Nickelodeon Kart Racers Review – Great Concept, Botched Execution

As a brand, I don’t think I quite realised how much I loved Nickelodeon. Rugrats, Angry Beavers Aaahh!!! Real Monsters, Rocko’s Modern Life, Catdog and the Wild Thornberries were some of my favourite shows to watch after school. So you’d imagine how excited I’d be when Nickelodeon Kart Racers was announced a few months ago. Now imagine how I’d feel given that only one of my favourite Nickelodeon properties I just mentioned was represented in the final product. This is just the beginning of Nickelodeon Kart Racers many disappointments and it unfortunately doesn’t stop there.

From the beginning it’s clear that Nickelodeon Kart Racers is rough around the edges and is only doing the bare minimum to get by. I was excited and eager to jump into the game an feel a wave of nostalgia wash over me as familiar tunes played. Instead, what I got was a very subdued humdrum interface with few options to explore. The standard modes are all here; you’ll have the option to carry out single races, grand prix style events, time trials and other mode arcade-like modes too.These are all modes you’d expect to see in a kart racer, but it’s how Nickelodeon Kart Racers is put together that feels especially disappointing. The actual racing is passable, but not anywhere near as responsive as games like Mario Kart. I hate to bring Mario Kart into things, but the game borrows so liberally from it that it’s hard not to notice. Everything about the way Nickelodeon Kart Racers plays is so familiar – from the zany power-ups to the way drifting and cornering works. It’s a good model to take inspiration from, for sure, but it also is just about the only thing the game gets right.

In terms of the track selection, there’s a pretty generous offering of 24 tracks, though this feels like an instance of quantity over quality. Some of the locales you’ll race on are instantly recognisable, though a lot of them feel like generic places that are inspired by the properties they’re based on. Toy Store Flash Sale, for example, doesn’t feel like any specific location from Rugrats but it seems to be from that world. School Hijinks is apparently the school Arnold and Helga attend from Hey Arnold! too. They’re not bad levels per se, they just feel devoid of the fun and character you’d expect to see in a game based on Nickelodeon properties.Without a doubt the biggest misstep is the rather limited roster of characters you’ll have to play around with. There’s twelve playable characters in the game. Four of them are Teenage Mutant Ninja Turtles, three are from Rugrats, three are from Spongebob and two are from Hey Arnold. Having a third of the roster be turtles is slightly disappointing and having zero representatives from most of Nickelodeon’s legacy franchises from the 90s and early 2000s seems like a huge missed opportunity. To make matters worse, these characters that are included are quiet and soulless – there’s no voice work and only gestures for one.

This all dovetails to a major issue – I have trouble reconciling just which audience Nickelodeon Kart Racers is meant to be appealing to. Rugrats and Hey Arnold were both more or less finished so I’d argue younger audiences wouldn’t care about these properties as much. Teenage Mutant Ninja Turtles is a new addition to the Nickelodeon line-up, and ostensibly for younger fans. Spongebob Squarepants is almost universally adored, or at least has become enough of a meme source today to be instantly recognisable by anybody who uses social media.But where are all the other properties? Aaahh!!! Real Monsters, Catdog, Rocko’s Modern Life, Angry Beavers, The Wild Thornberries; even Avatar, Dora, Diego or Jimmy Neutron. It just feels like a very bare bones celebration of a brand that has so many franchises under its belt. This could be a game that appeals to everyone, especially for those on a platform where Mario Kart doesn’t exist, but instead explicitly appeals to nobody with its half-baked representations.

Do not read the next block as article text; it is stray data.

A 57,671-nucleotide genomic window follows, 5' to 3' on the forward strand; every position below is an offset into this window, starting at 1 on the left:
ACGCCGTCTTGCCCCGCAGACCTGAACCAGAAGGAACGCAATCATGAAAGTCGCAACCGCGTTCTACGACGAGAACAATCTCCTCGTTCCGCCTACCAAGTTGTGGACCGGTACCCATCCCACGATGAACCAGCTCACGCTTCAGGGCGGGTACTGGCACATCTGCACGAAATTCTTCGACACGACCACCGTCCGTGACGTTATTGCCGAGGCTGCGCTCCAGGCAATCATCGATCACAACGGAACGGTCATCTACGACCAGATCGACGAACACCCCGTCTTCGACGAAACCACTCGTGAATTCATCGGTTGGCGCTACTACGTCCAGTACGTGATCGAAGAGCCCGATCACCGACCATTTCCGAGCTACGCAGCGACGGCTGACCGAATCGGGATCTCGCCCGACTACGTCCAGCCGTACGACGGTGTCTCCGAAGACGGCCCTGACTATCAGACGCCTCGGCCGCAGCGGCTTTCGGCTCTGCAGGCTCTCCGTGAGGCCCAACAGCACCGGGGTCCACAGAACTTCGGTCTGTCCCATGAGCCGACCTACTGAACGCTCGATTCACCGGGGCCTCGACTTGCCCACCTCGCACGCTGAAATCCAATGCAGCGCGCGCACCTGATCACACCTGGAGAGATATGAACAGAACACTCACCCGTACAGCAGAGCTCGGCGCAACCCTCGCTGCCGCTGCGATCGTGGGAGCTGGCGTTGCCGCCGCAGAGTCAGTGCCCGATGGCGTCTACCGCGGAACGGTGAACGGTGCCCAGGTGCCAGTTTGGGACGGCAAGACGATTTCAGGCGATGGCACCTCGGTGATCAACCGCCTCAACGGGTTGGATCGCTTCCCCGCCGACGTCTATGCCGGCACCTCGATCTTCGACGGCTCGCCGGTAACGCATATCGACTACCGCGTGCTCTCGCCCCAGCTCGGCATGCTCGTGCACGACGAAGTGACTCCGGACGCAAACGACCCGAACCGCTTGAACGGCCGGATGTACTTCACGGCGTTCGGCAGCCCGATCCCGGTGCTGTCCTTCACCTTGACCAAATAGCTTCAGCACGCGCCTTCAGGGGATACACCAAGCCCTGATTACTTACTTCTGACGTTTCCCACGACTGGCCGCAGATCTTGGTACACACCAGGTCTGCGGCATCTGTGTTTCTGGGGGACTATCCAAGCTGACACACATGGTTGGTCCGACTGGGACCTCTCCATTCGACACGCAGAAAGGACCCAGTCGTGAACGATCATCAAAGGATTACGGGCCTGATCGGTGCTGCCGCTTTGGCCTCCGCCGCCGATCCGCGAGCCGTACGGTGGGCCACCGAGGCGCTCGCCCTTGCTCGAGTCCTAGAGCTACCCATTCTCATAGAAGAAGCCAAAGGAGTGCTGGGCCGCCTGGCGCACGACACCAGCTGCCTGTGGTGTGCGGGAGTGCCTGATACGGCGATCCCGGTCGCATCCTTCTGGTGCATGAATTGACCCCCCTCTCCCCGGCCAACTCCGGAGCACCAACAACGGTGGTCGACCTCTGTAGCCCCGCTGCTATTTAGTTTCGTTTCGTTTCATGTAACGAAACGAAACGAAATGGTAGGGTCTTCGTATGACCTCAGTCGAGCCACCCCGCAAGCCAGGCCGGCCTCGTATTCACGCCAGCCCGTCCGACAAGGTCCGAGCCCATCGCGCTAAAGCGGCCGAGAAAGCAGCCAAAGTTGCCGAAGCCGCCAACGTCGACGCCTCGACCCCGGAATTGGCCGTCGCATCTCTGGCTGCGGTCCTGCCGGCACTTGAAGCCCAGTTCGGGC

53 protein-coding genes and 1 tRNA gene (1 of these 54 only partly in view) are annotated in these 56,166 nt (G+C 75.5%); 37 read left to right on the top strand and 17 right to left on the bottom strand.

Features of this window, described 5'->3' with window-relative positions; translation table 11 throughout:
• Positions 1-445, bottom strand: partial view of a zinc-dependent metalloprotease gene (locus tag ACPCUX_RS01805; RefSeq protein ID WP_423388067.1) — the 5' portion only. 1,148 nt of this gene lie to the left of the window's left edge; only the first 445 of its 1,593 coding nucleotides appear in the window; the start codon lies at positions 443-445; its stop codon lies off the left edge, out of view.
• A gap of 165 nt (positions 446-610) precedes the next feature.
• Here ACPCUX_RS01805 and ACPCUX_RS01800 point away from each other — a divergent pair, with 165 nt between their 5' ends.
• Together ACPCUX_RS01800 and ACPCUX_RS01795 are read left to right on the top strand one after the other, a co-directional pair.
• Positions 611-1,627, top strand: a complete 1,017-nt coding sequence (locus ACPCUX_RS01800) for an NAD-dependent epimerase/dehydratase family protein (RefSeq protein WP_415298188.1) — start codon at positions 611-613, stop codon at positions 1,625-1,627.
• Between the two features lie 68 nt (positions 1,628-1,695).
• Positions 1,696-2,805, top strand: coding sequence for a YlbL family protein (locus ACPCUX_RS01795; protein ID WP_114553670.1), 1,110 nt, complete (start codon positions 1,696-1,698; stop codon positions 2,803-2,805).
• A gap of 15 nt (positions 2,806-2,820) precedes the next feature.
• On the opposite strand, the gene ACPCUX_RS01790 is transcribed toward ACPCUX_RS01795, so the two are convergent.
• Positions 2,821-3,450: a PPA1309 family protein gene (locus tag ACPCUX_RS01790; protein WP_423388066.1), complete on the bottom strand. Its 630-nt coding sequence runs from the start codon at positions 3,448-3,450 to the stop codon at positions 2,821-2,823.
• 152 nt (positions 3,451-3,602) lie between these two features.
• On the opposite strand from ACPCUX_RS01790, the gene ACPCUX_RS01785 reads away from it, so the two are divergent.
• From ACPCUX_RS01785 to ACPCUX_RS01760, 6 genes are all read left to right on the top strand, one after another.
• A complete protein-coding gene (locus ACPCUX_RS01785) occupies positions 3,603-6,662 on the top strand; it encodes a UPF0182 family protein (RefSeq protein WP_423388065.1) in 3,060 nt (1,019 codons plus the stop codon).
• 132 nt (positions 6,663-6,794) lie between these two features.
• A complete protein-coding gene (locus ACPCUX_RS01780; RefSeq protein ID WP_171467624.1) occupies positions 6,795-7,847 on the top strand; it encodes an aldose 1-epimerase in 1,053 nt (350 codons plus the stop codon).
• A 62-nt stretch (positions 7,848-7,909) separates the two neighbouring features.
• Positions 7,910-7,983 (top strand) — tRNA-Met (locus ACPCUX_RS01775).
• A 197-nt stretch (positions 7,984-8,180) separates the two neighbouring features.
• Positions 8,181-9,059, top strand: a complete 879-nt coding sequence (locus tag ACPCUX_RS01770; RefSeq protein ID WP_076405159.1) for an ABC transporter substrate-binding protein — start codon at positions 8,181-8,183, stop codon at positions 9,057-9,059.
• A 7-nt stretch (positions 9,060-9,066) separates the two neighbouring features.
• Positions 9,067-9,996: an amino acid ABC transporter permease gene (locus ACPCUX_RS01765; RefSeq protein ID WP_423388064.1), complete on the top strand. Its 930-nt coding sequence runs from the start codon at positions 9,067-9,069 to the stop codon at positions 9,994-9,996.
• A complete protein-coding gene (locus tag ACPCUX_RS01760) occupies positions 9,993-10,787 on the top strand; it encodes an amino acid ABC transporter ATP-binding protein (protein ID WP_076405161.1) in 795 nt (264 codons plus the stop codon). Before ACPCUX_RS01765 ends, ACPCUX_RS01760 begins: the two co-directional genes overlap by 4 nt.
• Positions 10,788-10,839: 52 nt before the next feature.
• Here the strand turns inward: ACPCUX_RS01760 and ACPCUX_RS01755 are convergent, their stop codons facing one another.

The icing on this already bitter cake is the fact that the game is presented so poorly. The game itself is average looking, which is disappointing given the simplistic art style. Character models look authentic enough but the actual tracks themselves are empty and lacking life, lacking presence. As mentioned previously, the characters also never speak, which leads to some quiet races, but the music is similarly as uninspired and hollow. It’s almost as if Nickelodeon didn’t want to go all-in with a licensing commitment and provide any recognisable tracks to race to. The result is something dull and flat, that lacks personality and any air of authenticity.

THE PLAYSTATION 4 VERSION OF THIS GAME WAS PLAYED FOR THE PURPOSE OF THIS REVIEW. A PHYSICAL COPY OF THE GAME WAS PURCHASED BY THE AUTHOR.
4
Conclusion
As far as kart racers go, Nickelodeon Kart Racers is a disappointing case of missed opportunity. Nickelodeon, as a brand, is rich with properties though barely any are appropriately handled here too, with a roster that's quite frankly anemic. Instead, Nickelodeon Kart Racers offers some serviceable kart racing that's ultimately devoid of any personality. Some kids who don't know any better will find some enjoyment here, but most probably won't.
Positives
Lots Of Tracks
Okay Gameplay
Novel Modes
Negatives
Devoid Of Soul
Limited Roster
Lacking Authenticity
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